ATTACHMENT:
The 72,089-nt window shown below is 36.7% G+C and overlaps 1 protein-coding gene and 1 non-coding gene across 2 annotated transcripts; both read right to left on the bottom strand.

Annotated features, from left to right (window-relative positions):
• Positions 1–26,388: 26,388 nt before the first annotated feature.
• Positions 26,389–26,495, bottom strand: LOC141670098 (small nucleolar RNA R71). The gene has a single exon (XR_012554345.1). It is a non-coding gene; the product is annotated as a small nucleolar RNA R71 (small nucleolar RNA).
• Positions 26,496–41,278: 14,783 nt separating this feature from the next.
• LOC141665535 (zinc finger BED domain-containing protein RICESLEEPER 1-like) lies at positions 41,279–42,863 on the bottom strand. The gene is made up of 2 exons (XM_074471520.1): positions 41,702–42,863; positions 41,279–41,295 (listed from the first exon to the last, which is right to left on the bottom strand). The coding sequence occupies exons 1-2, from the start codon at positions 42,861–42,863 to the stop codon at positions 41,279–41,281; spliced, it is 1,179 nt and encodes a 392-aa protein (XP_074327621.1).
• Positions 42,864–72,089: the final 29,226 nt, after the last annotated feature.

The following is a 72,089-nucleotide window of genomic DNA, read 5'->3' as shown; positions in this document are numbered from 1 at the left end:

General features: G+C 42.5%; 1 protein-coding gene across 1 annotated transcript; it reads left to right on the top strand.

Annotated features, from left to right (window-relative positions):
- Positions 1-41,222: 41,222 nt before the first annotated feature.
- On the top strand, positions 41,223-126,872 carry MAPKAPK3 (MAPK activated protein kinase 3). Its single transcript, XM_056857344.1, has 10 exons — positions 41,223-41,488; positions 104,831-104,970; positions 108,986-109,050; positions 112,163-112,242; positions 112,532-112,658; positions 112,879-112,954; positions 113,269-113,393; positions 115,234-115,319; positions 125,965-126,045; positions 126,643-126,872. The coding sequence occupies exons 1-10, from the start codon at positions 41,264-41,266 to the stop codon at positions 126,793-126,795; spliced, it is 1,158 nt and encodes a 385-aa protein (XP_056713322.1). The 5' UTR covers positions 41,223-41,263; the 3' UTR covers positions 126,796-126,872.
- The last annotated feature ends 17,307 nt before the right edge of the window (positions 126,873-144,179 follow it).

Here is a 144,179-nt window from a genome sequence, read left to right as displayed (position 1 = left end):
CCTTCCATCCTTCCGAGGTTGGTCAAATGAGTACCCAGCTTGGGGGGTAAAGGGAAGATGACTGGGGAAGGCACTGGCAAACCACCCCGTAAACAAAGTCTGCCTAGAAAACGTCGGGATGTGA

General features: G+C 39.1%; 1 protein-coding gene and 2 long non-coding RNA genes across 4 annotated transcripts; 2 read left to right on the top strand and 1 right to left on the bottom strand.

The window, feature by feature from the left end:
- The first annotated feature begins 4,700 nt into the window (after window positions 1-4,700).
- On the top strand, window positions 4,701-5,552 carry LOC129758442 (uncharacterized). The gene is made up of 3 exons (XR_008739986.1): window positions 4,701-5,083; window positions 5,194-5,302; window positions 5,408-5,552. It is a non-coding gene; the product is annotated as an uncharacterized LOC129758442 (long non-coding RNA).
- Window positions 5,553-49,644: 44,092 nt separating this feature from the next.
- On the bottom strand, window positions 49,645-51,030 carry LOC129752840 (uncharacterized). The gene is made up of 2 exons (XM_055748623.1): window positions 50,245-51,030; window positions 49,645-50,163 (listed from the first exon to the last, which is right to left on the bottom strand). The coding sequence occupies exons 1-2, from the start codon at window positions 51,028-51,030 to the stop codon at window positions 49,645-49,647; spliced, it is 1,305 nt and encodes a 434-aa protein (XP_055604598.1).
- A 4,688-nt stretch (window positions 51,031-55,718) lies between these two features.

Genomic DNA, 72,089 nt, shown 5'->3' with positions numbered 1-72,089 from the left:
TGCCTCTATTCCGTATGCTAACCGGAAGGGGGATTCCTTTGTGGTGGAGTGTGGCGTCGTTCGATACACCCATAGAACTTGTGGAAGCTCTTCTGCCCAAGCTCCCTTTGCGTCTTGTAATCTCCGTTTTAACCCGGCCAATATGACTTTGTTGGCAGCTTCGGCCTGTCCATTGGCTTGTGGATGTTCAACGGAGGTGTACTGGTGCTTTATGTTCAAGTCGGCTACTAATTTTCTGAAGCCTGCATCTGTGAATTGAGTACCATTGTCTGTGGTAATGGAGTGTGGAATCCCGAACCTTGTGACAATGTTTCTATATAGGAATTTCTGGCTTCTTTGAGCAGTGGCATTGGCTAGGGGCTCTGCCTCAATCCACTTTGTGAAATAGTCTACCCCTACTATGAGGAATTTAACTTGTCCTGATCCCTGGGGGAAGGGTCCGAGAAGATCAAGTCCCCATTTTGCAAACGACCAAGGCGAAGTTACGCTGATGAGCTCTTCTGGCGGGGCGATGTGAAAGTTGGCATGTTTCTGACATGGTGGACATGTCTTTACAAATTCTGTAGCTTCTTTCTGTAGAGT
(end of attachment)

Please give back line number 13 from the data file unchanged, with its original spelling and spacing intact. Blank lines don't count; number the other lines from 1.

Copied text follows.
- The last annotated feature ends 17,307 nt before the right edge of the window (positions 126,873-144,179 follow it).